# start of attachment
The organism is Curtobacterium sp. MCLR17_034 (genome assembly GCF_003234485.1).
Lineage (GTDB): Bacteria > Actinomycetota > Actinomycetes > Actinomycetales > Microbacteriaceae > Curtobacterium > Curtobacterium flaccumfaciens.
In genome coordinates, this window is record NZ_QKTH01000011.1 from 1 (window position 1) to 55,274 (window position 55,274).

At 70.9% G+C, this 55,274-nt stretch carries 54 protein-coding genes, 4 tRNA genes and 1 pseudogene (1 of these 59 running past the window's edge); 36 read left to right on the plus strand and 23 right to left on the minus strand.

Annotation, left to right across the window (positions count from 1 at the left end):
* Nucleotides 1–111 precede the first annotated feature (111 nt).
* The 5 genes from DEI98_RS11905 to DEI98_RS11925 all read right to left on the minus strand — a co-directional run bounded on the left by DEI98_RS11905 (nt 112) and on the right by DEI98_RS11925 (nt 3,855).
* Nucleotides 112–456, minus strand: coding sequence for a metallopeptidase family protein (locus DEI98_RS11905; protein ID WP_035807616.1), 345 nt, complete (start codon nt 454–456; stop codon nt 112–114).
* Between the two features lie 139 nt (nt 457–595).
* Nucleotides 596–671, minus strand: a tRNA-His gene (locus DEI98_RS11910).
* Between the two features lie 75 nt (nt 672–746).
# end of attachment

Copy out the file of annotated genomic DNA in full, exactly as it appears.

The organism is Curtobacterium sp. MCLR17_034 (genome assembly GCF_003234485.1).
Lineage (GTDB): Bacteria > Actinomycetota > Actinomycetes > Actinomycetales > Microbacteriaceae > Curtobacterium > Curtobacterium flaccumfaciens.
In genome coordinates, this window is record NZ_QKTH01000011.1 from 1 (window position 1) to 55,274 (window position 55,274).

At 70.9% G+C, this 55,274-nt stretch carries 54 protein-coding genes, 4 tRNA genes and 1 pseudogene (1 of these 59 running past the window's edge); 36 read left to right on the plus strand and 23 right to left on the minus strand.

Annotation, left to right across the window (positions count from 1 at the left end):
* Nucleotides 1–111 precede the first annotated feature (111 nt).
* The 5 genes from DEI98_RS11905 to DEI98_RS11925 all read right to left on the minus strand — a co-directional run bounded on the left by DEI98_RS11905 (nt 112) and on the right by DEI98_RS11925 (nt 3,855).
* Nucleotides 112–456, minus strand: coding sequence for a metallopeptidase family protein (locus DEI98_RS11905; protein ID WP_035807616.1), 345 nt, complete (start codon nt 454–456; stop codon nt 112–114).
* Between the two features lie 139 nt (nt 457–595).
* Nucleotides 596–671, minus strand: a tRNA-His gene (locus DEI98_RS11910).
* Between the two features lie 75 nt (nt 672–746).